The Register, 1975-10-03, page 1
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THf4'.f7 REGISTER V0LU1VI XLVII NUMBER 12 COMPLETE AWARENESS FOR COMPLETE COMMITMENT" NORTH CAROLINA AGRICULTURAL AND TECHNICAL STATE UNIVERISTY , GREENSBORO October 3, 1975 Concerning Vet School HEW Withdraws hs Opposition Marshall Colston CHAPEL HILL, N.C. AP-The U.S. Department of Health, Education and Welfare has withdrawn its opposition to locating a new school of veterinary medicine at North Carolina State University, William Friday said Thursday. After meeting with HEW officials in Washington, the Administrator Examines New Federal Position By Benjamin T. Forbes The Department of Health, Education, and Welfare's (HEW) decision to change its position concerning actions to withhold funds from the University of North Carolina system came as a shock to many at A&T. Marshall Colston, vice-chancellor for development and university relations, stated that it would be incredible for HEW to betray Black institutions involved. Continuing, Colston stated that, if HEW has made a concession with UNC President William Friday without insuring that the predominantly Black universities in the state will receive equal treatment, then the decision concerning the position taken by HEW is still a matter for the courts to decide. Colston added that, if HEW had taken such action, that department would be in violation of Title Six of the Civil Rights Act of 1964. Reemphasizing the fact that, if HEW made some kind of deal Colston explained that it would be up to the courts to rectify it. In closing, Colston mentioned that everyone will have something to say when the complete facts are learned regarding the decision which took place in Washington, D.C, on Thursday with HEW and Friday. University of North Carolina president said HEW now considers the decision "proper." His statement was issued after meeting with Peter Holmes, head of HEW's office of Civil Rights, and other officials. Friday said he had also talked by telephone with new HEW Secretary David Matthews three times in the last 10 days. HEW, before Matthews took over, had threatened to cut off federal aid to UNC if it did not adequately respond to allegations of footdragging on desegregating its university system. The major complaint lodged by HEW was a decision to locate a proposed school of veterinary medicine at the predominantly white N.C. State. Predominantly Black North Carolina A&T University also asked to be considered as a site for the school. Friday also refused to comment on whether any commitments had been made for programs at N.C. A&T to compensate for not having the vet school. HEW's position until Thursday was that the UNC system had to give either the vet school or "a comparable facility" to N.C. A&T. "The officials stated to me that the decision made by the university administration and (See Friday, Page 2) William Friday Personnel Directors Give Optimistic View Of Jobs Corporate personnel directors visiting Greensboro last Wednesday gave a cautiously optimistic picture about the possibility of jobs for next June's graduates. "Last year this time, we had 100 positions," said Jack Smith, director of salaried employment for Burlington Industries. "The bottom fell out in September and we hired about 49 people. Homecoming WiU Be Exciting By Carlese Blackwell "This year's homecoming will be quite an event," stated Roosevelt O'Neal, president of the Student Union Advisory Board. According to O'Neal, the homecoming show will include "Donald Byrd and the Blackbirds" along with other local groups. O'Neal explained that this would be only the beginning. Activities will be held in the Student Union immediately after the homecoming game. In addition, the SUAB will be sponsoring movies every night during homecoming week. On Friday, a special movie titled "The Sting" will be shown at 10 p.m. in Harrison Auditorium. On Thursday, October 16, "A&T Jazz Band" and the "Black Haze Group" of Winston-Salem will perform in Moore Gymnasium. For the annual Homecoming Dance, which will be Saturday. October 18, from 9:00-1:00 a.m., the SUAB has planned a night of entertainment. The groups of "Funk House", the "Magnificants", and "Donald Byrd and the Black Byrds" will •ppear. This time we have around 114 firm openings." Several thousand young people attended the day-long careers opportunity fair in Moore Gym. Things actually do seem to be getting better. "We were really reduced because of the economy last year," said C.B. Rice, a placement counselor for salaried personnel with Dow Chemical USA in Midland, Mich. "In the coming hiring season we shall hire the 75 we hired last year plus 10 percent more." W. L Morris , director of placement counseling, said 64 national firms participated in the job fair. "We are an engineering company and we must have fresh blood," said Alfred Gordon, manager of training for Singer Company in Little Falls, N.J. He said his firm anticipates hiring 18 or 20 engineers. Besides the engineers, the firms mostly sought chemists biologists, statisticians, industrial technologists, mathematicians, and physicists. A few firms, like Jones and Laughling Steel of Cleveland were looking at liberal arts majors. Queen9s Court To Dress In Attire Of Four Eras By Shirley Bullard summer is almost over and it won't be long before this little fellow goes nuts and acorns "A Blast From the Past: Through Aggieland." is the theme of this year's Aggie Homecoming celebration, as chosen by the reigning "Miss A&T". Christal Watson. Christal decided to display the progress A&T has made through these tour eras: 1890's, 1920\s. 1950'sand 1^70's. "Miss A&T's" court and other queens who will participate will select fashions depicting the eras of the 20's. 50's. and 70"s. Christ al's court consists of Reba Green, senior attendant; Phyllis Smith, junior attendant: Robin Dixon, sophomore attendant: and Sandra Ingram freshman attendant. The coronation for "Miss A&T" will be held on TTiursday, October 16. at 8:00p.m. Music will be furnished by the jazz band and the Gospel Choir.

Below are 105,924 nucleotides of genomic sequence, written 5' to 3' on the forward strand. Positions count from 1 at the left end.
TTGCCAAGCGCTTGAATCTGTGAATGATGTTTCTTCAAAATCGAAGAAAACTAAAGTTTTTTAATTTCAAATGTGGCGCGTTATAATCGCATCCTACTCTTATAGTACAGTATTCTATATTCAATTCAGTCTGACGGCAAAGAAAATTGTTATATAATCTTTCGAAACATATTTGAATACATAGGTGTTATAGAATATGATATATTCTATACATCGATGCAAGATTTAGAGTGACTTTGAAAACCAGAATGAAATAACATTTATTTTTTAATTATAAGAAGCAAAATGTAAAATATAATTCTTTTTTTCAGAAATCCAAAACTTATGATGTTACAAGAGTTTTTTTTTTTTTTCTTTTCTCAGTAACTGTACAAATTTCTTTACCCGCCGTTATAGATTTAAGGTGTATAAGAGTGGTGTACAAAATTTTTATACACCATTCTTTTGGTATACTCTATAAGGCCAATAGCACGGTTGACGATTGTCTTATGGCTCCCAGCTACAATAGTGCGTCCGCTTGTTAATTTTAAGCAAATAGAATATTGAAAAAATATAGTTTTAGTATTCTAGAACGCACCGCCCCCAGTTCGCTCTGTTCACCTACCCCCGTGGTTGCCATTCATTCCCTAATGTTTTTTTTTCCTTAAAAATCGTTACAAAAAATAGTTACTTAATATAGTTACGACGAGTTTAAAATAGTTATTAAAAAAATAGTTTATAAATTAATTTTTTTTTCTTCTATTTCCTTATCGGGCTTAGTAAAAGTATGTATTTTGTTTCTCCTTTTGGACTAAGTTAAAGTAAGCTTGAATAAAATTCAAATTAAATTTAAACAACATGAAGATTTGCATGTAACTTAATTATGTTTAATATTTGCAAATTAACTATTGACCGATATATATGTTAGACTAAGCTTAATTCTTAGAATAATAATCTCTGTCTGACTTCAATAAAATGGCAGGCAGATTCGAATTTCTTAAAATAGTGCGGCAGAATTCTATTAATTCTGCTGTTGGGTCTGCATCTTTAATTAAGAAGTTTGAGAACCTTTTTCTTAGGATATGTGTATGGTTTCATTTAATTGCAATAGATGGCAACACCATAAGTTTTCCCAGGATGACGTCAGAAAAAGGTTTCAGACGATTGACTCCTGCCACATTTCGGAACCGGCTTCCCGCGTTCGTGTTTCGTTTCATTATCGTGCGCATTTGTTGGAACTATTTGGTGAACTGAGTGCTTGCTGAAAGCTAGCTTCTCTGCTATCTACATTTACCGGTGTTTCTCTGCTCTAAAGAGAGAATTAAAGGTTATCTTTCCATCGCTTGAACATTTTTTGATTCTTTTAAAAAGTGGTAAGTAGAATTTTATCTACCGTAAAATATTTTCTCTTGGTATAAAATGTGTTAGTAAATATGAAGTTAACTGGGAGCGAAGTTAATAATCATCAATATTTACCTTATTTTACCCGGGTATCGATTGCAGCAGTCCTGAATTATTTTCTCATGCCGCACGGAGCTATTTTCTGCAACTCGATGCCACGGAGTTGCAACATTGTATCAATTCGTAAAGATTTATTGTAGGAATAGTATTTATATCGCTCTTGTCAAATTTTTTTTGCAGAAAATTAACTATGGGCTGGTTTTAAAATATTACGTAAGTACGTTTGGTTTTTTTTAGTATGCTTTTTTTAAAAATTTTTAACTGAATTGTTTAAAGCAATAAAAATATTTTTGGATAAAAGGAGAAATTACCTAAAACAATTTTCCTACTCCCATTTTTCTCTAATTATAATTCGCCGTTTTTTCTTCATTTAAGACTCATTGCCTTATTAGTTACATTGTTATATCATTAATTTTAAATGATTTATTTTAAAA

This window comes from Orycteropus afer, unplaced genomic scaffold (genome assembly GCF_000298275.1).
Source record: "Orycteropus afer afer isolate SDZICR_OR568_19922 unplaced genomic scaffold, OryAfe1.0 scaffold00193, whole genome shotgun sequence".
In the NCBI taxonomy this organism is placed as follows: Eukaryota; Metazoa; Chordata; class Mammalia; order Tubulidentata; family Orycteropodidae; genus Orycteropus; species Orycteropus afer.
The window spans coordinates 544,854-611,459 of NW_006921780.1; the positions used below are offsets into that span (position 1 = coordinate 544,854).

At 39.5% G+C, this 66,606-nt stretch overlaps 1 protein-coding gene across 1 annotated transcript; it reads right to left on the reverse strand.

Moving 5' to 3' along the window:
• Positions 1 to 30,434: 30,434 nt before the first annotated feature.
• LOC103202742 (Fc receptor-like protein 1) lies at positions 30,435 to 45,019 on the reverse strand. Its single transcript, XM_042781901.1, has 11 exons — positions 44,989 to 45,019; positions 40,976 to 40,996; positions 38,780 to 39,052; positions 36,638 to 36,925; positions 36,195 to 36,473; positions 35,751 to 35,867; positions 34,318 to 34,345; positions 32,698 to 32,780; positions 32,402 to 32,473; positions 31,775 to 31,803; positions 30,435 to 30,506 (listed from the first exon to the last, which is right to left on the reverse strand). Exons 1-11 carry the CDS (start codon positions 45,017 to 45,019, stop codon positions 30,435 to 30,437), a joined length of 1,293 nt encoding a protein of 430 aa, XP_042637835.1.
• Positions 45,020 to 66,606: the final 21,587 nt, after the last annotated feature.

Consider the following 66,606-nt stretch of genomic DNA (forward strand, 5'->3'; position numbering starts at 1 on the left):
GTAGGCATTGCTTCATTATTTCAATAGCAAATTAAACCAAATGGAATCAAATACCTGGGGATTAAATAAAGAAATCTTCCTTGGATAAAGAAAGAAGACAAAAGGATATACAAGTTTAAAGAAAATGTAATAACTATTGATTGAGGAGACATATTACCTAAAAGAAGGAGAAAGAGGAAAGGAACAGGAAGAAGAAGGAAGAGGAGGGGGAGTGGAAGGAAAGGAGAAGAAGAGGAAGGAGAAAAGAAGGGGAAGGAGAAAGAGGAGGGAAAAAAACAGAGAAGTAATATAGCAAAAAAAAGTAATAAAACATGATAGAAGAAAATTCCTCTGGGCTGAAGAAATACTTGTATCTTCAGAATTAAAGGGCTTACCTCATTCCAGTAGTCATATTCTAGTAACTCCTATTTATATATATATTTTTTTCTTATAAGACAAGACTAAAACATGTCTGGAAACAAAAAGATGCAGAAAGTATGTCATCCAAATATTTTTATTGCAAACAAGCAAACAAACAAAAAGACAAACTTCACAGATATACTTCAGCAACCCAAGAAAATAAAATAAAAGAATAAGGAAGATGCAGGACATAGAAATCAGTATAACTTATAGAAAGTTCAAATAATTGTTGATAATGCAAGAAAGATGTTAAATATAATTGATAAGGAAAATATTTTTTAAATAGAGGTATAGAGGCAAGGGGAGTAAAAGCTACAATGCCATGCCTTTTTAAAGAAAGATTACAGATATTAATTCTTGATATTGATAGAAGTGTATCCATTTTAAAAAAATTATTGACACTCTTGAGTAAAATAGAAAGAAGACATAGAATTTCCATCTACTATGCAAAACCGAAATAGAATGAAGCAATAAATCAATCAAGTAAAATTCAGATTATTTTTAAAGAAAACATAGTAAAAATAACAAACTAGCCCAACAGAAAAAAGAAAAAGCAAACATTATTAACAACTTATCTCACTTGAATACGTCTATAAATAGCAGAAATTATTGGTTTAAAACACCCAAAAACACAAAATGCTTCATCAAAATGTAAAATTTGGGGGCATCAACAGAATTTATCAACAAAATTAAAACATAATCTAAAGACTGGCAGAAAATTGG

|Title||The Register, 1975-10-03|
|Cover title||The A. & T. Register|